The run of Fantastic Four movies in the 2000s was at least supposed to have a third film – but a lot changed following Rise Of The Silver Surfer.

Sitting at the end of 2020, it’s well known that the rights to pretty much every Marvel property are now safe and sound in the claws of Disney. Granted, the screen rights to Spider-Man and its catalogue of characters still sit with Sony, but it’s inked a deal with Disney/Marvel that’s involved some sharing of the title character at least. Furthermore, thanks to a longstanding deal with Universal Pictures inked some two decades ago, Marvel can’t release a standalone Hulk movie without sharing the spoils – but it can still feature Hulk extensively in its films anyway, as it has done.

Yet as part of the deal that saw Disney acquire the 21st Century Fox company and its many assets, Marvel got back from Fox two outstanding properties it was keen to bring home: Fantastic Four and X-Men. The internet may well have mentioned it.

It’s not, at the time this article is being penned, publicly announced any new projects featuring either. But it does bring to mind the period in the 2000s when Fox became kings of the comic book movie. More than that: kings of the Marvel comic book movie.

The X-Men franchise was on fire, Daredevil did enough business to warrant the Elektra spin-off movie, and the PG-friendly Fantastic Four film did sufficient business to warrant a sequel too. Let’s look at the latter.

Fantastic Four, the 2005 version, came to the screen courtesy of director Tim Story, and it’s fair to say that it was a pretty safe, unspectacular big screen modern day introduction for the characters.

Casting Ioan Gruffudd, Jessica Alba, Chris Evans (yep, him) and Michael Chiklis in the lead four roles, it added Nip/Tuck’s Julian McMahon as Doctor Doom, and cost a cool $100m to bring to the screen. It’d taken a decade to get that far (Chris Columbus was originally set to direct, a few years after he’d scored Fox huge hits with Home Alone and Mrs Doubtfire), and Fox was very hands-on with the movie. Tim Story only came on a year and a bit before release, after several helmers had been and gone.

It was a rushed movie after all that development, one changed late in the day in the aftermath of Pixar’s The Incredibles. But it scored $333m at the global box office, and that triggered the hoped-for sequel. The thinking was the world had been established on the big screen, and as such they could now have a bit more fun with it.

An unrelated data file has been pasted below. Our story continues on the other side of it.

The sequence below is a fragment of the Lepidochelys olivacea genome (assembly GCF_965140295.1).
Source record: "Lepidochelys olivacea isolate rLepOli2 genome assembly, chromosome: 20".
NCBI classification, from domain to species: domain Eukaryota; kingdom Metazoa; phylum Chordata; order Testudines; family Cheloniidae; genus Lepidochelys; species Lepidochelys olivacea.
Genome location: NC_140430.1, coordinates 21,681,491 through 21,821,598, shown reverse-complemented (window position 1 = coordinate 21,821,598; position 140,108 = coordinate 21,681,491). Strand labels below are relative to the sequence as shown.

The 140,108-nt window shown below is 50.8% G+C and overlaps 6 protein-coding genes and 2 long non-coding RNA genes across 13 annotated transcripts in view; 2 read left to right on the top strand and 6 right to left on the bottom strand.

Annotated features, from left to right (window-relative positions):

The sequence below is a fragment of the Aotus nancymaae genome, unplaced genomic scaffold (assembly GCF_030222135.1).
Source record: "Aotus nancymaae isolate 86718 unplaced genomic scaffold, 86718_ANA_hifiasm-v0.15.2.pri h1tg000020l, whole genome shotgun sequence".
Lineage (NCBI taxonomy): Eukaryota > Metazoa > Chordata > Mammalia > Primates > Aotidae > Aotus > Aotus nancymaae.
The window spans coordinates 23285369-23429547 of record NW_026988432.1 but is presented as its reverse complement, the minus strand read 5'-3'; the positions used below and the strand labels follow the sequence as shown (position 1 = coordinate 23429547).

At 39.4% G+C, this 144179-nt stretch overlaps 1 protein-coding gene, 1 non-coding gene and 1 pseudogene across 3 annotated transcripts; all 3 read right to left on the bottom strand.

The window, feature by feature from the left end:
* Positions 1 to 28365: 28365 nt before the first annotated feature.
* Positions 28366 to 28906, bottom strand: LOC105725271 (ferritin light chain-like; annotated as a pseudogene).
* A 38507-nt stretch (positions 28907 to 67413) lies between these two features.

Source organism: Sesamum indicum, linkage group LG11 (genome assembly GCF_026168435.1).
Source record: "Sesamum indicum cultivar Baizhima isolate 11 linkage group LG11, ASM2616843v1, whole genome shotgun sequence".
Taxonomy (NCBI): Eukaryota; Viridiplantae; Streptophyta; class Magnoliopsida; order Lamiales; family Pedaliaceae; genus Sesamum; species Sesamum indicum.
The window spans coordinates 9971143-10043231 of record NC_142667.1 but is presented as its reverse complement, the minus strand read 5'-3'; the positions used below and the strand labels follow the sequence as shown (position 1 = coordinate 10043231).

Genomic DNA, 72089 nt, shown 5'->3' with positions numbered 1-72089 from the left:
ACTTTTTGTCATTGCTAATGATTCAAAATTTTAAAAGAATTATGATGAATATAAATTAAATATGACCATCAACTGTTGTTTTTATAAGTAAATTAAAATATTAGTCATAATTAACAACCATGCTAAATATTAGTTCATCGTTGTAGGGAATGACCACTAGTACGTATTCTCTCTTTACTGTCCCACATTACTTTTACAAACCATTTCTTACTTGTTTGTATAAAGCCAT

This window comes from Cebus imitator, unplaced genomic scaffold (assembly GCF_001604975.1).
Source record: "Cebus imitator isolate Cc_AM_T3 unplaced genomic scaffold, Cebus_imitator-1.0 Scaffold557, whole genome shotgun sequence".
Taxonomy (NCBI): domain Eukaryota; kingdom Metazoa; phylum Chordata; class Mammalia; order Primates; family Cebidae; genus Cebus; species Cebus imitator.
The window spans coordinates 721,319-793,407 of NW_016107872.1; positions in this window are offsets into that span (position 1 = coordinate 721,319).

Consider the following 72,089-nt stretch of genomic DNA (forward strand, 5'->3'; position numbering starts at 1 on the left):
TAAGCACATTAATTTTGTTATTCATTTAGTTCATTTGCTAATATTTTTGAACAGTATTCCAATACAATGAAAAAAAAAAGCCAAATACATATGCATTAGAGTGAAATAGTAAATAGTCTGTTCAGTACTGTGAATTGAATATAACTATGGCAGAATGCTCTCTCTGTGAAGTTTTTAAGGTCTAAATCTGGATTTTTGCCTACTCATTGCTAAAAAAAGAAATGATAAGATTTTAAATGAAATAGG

That too, however, was turned around at lightning speed, and to the movie’s benefit. Still, on the surface it was steered a little more in the direction of the core Fantastic Four fanbase.

After all, interest in it was guaranteed by the introduction of the Silver Surfer as a title character, and the title of the film played heavily to that core fanbase too: Fantastic Four: The Rise Of The Silver Surfer. This one was wearing its metaphorical heart on its sleeve.

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Furthermore, the cast were in little doubt that a sequel was coming quickly. The lead quartet had signed up to three picture deals when they took on their roles, and as Chris Evans told MTV at the time, after the release of the first movie, they quickly “got wind of potential titles and plots”. The film was greenlit within six months of the first being released.

This time it was going to cost a bit more too – the Silver Surfer being a CG creation, it was one of the reasons the budget ballooned to $130m. Still, it seemed like money well spent: the fan interest was higher, and filming duly began in late August 2006, ahead of the movie’s release in June 2007.

Yet a good few years before Sony would have a similar problem with The Amazing Spider-Man 2, Fox had a moment when the sequel reached cinemas.

Reviews were a little kinder this time around (although still were on the pretty downbeat side), but – appreciating that the Marvel Cinematic Universe wasn’t a thing at this point, and $1bn grosses were an absolutely rarity – the box office returns of $302m worldwide were a huge disappointment.

The film wasn’t a flop per se, not least because DVD revenues in the mid-2000s were still enormous.

But just as Sony would face with its Spidey sequel in 2014, Fox had a decision to make: was that the kind of money that justified pressing ahead with a third film, when the audience interest appeared to be in decline?